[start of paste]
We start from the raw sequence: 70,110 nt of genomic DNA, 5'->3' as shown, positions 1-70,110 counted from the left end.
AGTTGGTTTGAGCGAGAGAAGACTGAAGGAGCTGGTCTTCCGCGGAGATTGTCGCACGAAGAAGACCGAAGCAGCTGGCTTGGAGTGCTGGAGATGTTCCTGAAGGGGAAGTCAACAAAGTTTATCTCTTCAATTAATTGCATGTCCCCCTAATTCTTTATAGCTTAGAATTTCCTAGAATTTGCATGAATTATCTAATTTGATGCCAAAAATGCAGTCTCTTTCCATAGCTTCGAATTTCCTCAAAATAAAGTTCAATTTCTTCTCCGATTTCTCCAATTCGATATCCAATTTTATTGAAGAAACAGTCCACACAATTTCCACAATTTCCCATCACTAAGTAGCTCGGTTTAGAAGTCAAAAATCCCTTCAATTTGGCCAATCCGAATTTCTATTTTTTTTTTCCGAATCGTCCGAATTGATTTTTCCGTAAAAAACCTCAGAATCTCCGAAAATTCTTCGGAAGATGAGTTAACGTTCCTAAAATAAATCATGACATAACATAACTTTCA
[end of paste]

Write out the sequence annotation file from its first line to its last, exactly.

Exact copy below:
We start from the raw sequence: 70,110 nt of genomic DNA, 5'->3' as shown, positions 1-70,110 counted from the left end.
AGTTGGTTTGAGCGAGAGAAGACTGAAGGAGCTGGTCTTCCGCGGAGATTGTCGCACGAAGAAGACCGAAGCAGCTGGCTTGGAGTGCTGGAGATGTTCCTGAAGGGGAAGTCAACAAAGTTTATCTCTTCAATTAATTGCATGTCCCCCTAATTCTTTATAGCTTAGAATTTCCTAGAATTTGCATGAATTATCTAATTTGATGCCAAAAATGCAGTCTCTTTCCATAGCTTCGAATTTCCTCAAAATAAAGTTCAATTTCTTCTCCGATTTCTCCAATTCGATATCCAATTTTATTGAAGAAACAGTCCACACAATTTCCACAATTTCCCATCACTAAGTAGCTCGGTTTAGAAGTCAAAAATCCCTTCAATTTGGCCAATCCGAATTTCTATTTTTTTTTTCCGAATCGTCCGAATTGATTTTTCCGTAAAAAACCTCAGAATCTCCGAAAATTCTTCGGAAGATGAGTTAACGTTCCTAAAATAAATCATGACATAACATAACTTTCA